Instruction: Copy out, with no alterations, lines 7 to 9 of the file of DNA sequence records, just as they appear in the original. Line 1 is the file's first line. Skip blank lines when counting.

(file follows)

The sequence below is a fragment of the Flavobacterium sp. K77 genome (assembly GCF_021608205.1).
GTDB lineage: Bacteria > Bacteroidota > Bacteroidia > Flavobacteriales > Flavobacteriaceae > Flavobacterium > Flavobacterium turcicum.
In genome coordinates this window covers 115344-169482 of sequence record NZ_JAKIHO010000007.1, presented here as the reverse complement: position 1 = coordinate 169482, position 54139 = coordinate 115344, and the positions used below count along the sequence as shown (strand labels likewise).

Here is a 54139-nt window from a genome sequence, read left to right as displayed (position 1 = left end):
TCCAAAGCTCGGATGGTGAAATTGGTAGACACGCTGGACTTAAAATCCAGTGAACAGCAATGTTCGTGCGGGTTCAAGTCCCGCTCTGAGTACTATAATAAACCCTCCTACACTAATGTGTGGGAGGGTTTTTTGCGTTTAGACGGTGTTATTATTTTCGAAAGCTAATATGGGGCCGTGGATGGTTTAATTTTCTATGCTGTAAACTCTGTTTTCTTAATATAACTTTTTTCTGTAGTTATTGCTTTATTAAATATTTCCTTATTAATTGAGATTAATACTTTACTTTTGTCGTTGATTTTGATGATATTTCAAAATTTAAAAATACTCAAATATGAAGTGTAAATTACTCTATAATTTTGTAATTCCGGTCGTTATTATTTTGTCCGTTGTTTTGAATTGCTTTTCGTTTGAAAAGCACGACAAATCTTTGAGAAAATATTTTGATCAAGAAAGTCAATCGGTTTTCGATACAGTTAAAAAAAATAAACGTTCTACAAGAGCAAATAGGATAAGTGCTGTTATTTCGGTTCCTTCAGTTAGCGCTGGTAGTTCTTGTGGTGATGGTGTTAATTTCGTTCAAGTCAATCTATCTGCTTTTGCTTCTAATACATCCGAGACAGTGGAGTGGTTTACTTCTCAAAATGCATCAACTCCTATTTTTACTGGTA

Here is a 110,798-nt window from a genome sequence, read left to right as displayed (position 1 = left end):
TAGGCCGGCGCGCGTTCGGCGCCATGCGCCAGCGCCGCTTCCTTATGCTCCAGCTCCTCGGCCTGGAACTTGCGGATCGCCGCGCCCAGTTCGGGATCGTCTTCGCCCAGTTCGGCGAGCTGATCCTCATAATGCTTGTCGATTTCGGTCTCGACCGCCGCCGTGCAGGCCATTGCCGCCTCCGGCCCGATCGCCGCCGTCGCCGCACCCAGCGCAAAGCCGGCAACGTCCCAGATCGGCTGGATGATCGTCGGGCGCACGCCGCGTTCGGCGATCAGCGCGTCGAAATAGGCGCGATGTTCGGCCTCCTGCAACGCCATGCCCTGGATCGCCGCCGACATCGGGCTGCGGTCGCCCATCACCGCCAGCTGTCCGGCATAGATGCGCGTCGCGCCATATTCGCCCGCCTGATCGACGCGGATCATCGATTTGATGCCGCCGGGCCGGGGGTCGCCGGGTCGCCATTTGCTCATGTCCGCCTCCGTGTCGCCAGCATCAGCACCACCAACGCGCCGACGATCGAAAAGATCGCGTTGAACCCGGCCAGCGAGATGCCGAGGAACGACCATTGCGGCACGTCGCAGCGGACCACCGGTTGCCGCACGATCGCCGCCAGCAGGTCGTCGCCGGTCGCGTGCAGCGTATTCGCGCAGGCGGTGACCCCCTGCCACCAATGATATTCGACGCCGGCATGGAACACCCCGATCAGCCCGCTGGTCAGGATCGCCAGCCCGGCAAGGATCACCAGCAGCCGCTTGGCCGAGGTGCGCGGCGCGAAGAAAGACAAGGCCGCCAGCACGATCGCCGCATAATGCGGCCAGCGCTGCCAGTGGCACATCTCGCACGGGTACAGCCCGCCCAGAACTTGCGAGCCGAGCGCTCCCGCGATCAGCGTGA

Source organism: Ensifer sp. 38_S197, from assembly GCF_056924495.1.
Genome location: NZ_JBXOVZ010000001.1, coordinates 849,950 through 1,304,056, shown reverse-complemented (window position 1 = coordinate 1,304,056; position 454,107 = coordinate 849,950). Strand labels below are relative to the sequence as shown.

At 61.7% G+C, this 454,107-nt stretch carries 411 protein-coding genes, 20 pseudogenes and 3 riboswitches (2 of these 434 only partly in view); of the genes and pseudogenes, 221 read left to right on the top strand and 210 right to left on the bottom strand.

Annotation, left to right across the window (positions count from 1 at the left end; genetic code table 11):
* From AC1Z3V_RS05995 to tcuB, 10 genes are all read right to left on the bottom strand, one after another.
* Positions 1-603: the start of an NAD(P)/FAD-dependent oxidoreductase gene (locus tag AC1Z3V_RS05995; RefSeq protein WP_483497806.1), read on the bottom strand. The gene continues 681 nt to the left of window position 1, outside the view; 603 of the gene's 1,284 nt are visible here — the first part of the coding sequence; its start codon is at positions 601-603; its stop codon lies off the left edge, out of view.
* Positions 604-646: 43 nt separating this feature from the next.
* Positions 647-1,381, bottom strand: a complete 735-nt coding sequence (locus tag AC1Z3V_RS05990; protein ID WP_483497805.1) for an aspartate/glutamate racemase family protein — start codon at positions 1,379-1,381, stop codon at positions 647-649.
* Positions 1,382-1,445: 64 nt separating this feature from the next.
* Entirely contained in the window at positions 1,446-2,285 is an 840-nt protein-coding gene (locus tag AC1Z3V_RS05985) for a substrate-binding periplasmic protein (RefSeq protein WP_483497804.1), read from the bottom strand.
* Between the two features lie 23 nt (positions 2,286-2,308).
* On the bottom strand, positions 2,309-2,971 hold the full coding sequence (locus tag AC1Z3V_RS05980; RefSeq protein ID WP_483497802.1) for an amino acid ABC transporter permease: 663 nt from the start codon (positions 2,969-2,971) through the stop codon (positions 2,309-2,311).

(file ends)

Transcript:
TAGGCCGGCGCGCGTTCGGCGCCATGCGCCAGCGCCGCTTCCTTATGCTCCAGCTCCTCGGCCTGGAACTTGCGGATCGCCGCGCCCAGTTCGGGATCGTCTTCGCCCAGTTCGGCGAGCTGATCCTCATAATGCTTGTCGATTTCGGTCTCGACCGCCGCCGTGCAGGCCATTGCCGCCTCCGGCCCGATCGCCGCCGTCGCCGCACCCAGCGCAAAGCCGGCAACGTCCCAGATCGGCTGGATGATCGTCGGGCGCACGCCGCGTTCGGCGATCAGCGCGTCGAAATAGGCGCGATGTTCGGCCTCCTGCAACGCCATGCCCTGGATCGCCGCCGACATCGGGCTGCGGTCGCCCATCACCGCCAGCTGTCCGGCATAGATGCGCGTCGCGCCATATTCGCCCGCCTGATCGACGCGGATCATCGATTTGATGCCGCCGGGCCGGGGGTCGCCGGGTCGCCATTTGCTCATGTCCGCCTCCGTGTCGCCAGCATCAGCACCACCAACGCGCCGACGATCGAAAAGATCGCGTTGAACCCGGCCAGCGAGATGCCGAGGAACGACCATTGCGGCACGTCGCAGCGGACCACCGGTTGCCGCACGATCGCCGCCAGCAGGTCGTCGCCGGTCGCGTGCAGCGTATTCGCGCAGGCGGTGACCCCCTGCCACCAATGATATTCGACGCCGGCATGGAACACCCCGATCAGCCCGCTGGTCAGGATCGCCAGCCCGGCAAGGATCACCAGCAGCCGCTTGGCCGAGGTGCGCGGCGCGAAGAAAGACAAGGCCGCCAGCACGATCGCCGCATAATGCGGCCAGCGCTGCCAGTGGCACATCTCGCACGGGTACAGCCCGCCCAGAACTTGCGAGCCGAGCGCTCCCGCGATCAGCGTGA

Source organism: Ensifer sp. 38_S197, from assembly GCF_056924495.1.
Genome location: NZ_JBXOVZ010000001.1, coordinates 849,950 through 1,304,056, shown reverse-complemented (window position 1 = coordinate 1,304,056; position 454,107 = coordinate 849,950). Strand labels below are relative to the sequence as shown.